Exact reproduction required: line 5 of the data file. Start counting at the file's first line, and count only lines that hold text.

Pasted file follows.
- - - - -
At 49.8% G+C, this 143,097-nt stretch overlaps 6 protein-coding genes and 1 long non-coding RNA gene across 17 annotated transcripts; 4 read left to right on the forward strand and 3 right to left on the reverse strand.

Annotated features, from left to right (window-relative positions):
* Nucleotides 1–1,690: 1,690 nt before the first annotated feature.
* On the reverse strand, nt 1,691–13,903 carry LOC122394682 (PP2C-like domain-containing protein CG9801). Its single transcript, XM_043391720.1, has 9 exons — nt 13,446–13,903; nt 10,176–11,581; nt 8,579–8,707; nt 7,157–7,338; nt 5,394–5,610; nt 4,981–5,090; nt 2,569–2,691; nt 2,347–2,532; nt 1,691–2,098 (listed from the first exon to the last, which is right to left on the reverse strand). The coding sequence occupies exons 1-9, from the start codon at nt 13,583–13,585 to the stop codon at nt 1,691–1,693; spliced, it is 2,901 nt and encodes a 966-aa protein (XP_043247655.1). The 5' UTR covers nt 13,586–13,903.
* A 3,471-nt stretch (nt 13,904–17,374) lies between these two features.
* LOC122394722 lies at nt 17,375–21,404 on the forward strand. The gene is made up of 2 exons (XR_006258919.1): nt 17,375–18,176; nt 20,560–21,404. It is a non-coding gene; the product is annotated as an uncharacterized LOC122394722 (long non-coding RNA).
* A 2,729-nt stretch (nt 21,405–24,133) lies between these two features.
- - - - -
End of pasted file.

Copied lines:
* A 3,471-nt stretch (nt 13,904–17,374) lies between these two features.